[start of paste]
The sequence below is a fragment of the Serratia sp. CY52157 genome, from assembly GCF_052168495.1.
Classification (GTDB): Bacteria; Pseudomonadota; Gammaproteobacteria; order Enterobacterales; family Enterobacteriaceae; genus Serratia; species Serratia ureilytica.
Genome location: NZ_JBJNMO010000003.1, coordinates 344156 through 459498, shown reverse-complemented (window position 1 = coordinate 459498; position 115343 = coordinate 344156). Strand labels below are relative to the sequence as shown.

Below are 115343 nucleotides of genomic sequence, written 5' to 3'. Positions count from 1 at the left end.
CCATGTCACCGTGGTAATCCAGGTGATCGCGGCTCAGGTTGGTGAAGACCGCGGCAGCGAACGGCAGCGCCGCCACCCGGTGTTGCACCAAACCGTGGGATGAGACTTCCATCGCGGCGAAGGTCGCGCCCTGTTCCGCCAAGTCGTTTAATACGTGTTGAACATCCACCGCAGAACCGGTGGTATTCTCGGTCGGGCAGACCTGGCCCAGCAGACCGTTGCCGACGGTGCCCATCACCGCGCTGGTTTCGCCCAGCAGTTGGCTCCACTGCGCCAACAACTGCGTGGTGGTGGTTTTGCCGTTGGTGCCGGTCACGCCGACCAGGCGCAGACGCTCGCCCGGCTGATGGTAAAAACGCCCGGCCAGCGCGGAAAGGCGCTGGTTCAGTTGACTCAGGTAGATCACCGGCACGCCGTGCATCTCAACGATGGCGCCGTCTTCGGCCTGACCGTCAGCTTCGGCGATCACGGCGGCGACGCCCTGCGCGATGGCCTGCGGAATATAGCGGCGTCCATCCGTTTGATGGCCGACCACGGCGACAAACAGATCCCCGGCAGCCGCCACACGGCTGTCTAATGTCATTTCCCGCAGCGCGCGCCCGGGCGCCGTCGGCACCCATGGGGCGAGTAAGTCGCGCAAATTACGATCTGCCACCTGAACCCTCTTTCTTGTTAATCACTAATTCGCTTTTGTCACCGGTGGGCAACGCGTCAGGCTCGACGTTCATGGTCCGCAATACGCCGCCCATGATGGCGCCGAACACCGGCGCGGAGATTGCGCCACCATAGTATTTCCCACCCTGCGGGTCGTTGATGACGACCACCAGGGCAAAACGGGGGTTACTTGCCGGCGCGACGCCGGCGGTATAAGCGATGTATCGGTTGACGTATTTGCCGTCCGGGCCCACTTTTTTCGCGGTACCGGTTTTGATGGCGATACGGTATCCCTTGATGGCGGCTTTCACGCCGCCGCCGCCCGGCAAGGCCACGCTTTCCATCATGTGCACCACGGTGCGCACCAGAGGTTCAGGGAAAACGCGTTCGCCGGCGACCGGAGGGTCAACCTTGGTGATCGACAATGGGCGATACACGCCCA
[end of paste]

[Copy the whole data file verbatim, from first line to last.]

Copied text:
The sequence below is a fragment of the Serratia sp. CY52157 genome, from assembly GCF_052168495.1.
Classification (GTDB): Bacteria; Pseudomonadota; Gammaproteobacteria; order Enterobacterales; family Enterobacteriaceae; genus Serratia; species Serratia ureilytica.
Genome location: NZ_JBJNMO010000003.1, coordinates 344156 through 459498, shown reverse-complemented (window position 1 = coordinate 459498; position 115343 = coordinate 344156). Strand labels below are relative to the sequence as shown.

Below are 115343 nucleotides of genomic sequence, written 5' to 3'. Positions count from 1 at the left end.
CCATGTCACCGTGGTAATCCAGGTGATCGCGGCTCAGGTTGGTGAAGACCGCGGCAGCGAACGGCAGCGCCGCCACCCGGTGTTGCACCAAACCGTGGGATGAGACTTCCATCGCGGCGAAGGTCGCGCCCTGTTCCGCCAAGTCGTTTAATACGTGTTGAACATCCACCGCAGAACCGGTGGTATTCTCGGTCGGGCAGACCTGGCCCAGCAGACCGTTGCCGACGGTGCCCATCACCGCGCTGGTTTCGCCCAGCAGTTGGCTCCACTGCGCCAACAACTGCGTGGTGGTGGTTTTGCCGTTGGTGCCGGTCACGCCGACCAGGCGCAGACGCTCGCCCGGCTGATGGTAAAAACGCCCGGCCAGCGCGGAAAGGCGCTGGTTCAGTTGACTCAGGTAGATCACCGGCACGCCGTGCATCTCAACGATGGCGCCGTCTTCGGCCTGACCGTCAGCTTCGGCGATCACGGCGGCGACGCCCTGCGCGATGGCCTGCGGAATATAGCGGCGTCCATCCGTTTGATGGCCGACCACGGCGACAAACAGATCCCCGGCAGCCGCCACACGGCTGTCTAATGTCATTTCCCGCAGCGCGCGCCCGGGCGCCGTCGGCACCCATGGGGCGAGTAAGTCGCGCAAATTACGATCTGCCACCTGAACCCTCTTTCTTGTTAATCACTAATTCGCTTTTGTCACCGGTGGGCAACGCGTCAGGCTCGACGTTCATGGTCCGCAATACGCCGCCCATGATGGCGCCGAACACCGGCGCGGAGATTGCGCCACCATAGTATTTCCCACCCTGCGGGTCGTTGATGACGACCACCAGGGCAAAACGGGGGTTACTTGCCGGCGCGACGCCGGCGGTATAAGCGATGTATCGGTTGACGTATTTGCCGTCCGGGCCCACTTTTTTCGCGGTACCGGTTTTGATGGCGATACGGTATCCCTTGATGGCGGCTTTCACGCCGCCGCCGCCCGGCAAGGCCACGCTTTCCATCATGTGCACCACGGTGCGCACCAGAGGTTCAGGGAAAACGCGTTCGCCGGCGACCGGAGGGTCAACCTTGGTGATCGACAATGGGCGATACACGCCCA